We Americans love our freedom, and we enjoy it to a degree experienced by few civilizations in history. We are free to believe what we want, say what we want, and write what we want. This is guaranteed to us in the First Amendment to the United States Constitution.
But no one (or almost no one) would say that our freedom should be limitless. I should not have the freedom to take something that belongs to someone else. I should not be free to kill whomever I please.
Most would say this is obvious. But why? Why shouldn’t people be able to steal and kill? Shouldn’t they be allowed to determine what they are free to do and not do? Who is going to tell people what they can and can’t do?
Some respond that if one’s exercise of freedom infringes on another’s, then it should not be allowed. So a person is free to drink as much booze as he wants, but he is not free to get behind the wheel and endanger the lives of others on the road.
Others argue that freedom should be limited even when another’s freedom is not threatened. They say that certain behaviors that do not directly harm others are still bad for society, like pornography and drug use.
God teaches that our freedom should be regulated by the law of love, love for Him and love for one another (Matthew 22:34-40). This is a challenge for us because our will is not perfect; it is not free. By nature, every human being is a slave to sin.
The Apostle Paul writes: “For we ourselves were once foolish, disobedient, led astray, slaves to various passions and pleasures, passing our days in malice and envy, hated by others and hating one another” (Titus 3:3, ESV).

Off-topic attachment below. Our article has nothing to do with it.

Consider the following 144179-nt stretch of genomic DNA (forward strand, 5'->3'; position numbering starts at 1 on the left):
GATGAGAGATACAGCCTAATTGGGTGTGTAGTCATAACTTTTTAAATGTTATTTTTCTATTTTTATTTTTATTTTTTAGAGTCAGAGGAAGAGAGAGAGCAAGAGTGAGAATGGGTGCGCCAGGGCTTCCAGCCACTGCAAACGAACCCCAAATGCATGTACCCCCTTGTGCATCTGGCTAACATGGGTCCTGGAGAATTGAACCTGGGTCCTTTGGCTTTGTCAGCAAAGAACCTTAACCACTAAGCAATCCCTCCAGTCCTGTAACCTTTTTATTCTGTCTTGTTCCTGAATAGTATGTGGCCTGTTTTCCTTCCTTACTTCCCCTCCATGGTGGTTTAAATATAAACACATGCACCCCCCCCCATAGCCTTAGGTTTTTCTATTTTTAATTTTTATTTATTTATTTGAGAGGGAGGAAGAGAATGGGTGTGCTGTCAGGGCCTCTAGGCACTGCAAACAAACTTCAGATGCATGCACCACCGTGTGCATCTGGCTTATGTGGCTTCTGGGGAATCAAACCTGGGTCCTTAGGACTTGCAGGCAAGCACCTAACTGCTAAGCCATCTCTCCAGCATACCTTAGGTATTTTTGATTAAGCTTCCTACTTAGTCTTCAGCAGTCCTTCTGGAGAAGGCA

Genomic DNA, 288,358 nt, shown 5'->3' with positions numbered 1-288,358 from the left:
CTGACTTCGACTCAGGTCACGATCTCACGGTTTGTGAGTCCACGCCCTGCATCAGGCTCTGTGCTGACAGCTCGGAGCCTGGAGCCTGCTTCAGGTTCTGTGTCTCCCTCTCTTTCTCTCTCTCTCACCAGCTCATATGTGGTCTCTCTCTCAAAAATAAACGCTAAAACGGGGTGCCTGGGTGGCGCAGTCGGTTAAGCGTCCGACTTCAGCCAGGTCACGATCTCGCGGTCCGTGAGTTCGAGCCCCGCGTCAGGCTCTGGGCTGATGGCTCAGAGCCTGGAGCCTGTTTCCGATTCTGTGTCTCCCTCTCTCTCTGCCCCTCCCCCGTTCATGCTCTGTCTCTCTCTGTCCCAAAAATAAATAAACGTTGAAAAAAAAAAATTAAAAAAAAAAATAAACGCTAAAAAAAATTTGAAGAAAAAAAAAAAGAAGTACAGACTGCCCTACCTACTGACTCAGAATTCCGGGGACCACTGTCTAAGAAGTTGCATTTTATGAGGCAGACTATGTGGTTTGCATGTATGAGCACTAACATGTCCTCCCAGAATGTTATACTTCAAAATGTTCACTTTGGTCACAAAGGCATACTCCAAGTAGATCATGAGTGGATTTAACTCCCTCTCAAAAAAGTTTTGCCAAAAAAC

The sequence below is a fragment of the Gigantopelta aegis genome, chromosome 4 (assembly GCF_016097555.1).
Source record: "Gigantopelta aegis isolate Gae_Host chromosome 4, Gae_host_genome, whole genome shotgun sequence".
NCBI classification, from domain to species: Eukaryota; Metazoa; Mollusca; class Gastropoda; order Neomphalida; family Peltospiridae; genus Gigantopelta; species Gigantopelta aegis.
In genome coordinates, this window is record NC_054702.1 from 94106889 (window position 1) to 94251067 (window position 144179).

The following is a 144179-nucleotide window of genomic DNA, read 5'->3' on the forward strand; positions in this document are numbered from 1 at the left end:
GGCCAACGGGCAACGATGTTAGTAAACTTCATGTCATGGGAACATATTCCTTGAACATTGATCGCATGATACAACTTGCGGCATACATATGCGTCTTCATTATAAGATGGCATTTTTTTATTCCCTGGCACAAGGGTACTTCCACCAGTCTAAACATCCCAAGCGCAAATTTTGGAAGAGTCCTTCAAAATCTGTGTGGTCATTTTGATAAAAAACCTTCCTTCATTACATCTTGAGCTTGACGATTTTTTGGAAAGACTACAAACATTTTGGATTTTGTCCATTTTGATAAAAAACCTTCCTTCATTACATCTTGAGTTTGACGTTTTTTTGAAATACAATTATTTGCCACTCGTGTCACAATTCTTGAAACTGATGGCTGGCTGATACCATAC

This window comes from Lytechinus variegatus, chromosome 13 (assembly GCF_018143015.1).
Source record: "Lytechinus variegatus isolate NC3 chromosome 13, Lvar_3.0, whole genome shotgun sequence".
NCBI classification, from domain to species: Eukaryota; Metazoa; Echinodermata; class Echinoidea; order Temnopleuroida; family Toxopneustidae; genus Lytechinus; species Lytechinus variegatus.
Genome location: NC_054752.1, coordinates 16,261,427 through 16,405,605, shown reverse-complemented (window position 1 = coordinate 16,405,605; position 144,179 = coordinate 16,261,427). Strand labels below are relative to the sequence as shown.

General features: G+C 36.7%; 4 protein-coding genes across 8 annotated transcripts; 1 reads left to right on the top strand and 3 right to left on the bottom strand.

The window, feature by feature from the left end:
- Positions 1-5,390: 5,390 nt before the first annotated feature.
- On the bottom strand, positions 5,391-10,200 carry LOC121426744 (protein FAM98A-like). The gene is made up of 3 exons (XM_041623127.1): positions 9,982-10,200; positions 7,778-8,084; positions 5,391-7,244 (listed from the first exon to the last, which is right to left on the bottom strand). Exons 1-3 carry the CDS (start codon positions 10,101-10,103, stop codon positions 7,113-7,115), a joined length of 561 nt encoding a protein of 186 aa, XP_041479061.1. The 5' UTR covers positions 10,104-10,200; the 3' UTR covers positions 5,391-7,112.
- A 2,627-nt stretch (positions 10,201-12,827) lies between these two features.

Slavery to sin is life without love. It is a concern only for the desires and notions of oneself with little to no thought of others. And this is no slavery from which we can free ourselves. The chains of sin are wrapped tightly around us, and we are powerless to break them.
The only One who could is the One who never sinned. Only the perfect Son of God taking on flesh could free humanity from its sin. He freely put Himself under the law to keep it in our place, and He freely went to the cross to pay for our sins.
Having freed us from our sins, God does not call us to exercise freedom without boundaries. He calls us to be slaves of righteousness. “For just as you once presented your members as slaves to impurity and to lawlessness leading to more lawlessness, so now present your members as slaves to righteousness leading to sanctification” (Romans 6:19).
In other words, Jesus did not free you from sin so that you would keep sinning. He freed you to love your neighbor, to show kindness, to sacrifice for others.
You can do these things without restraint and without burden, knowing that all your failings, all your inadequacies, all your selfishness, are blotted out by the blood of Jesus.
Enjoy the freedoms you have in this great country of ours, but treasure still more the freedoms obtained for you by your Savior. The former are not guaranteed to last; the latter are.
Rev. Peter Faugstad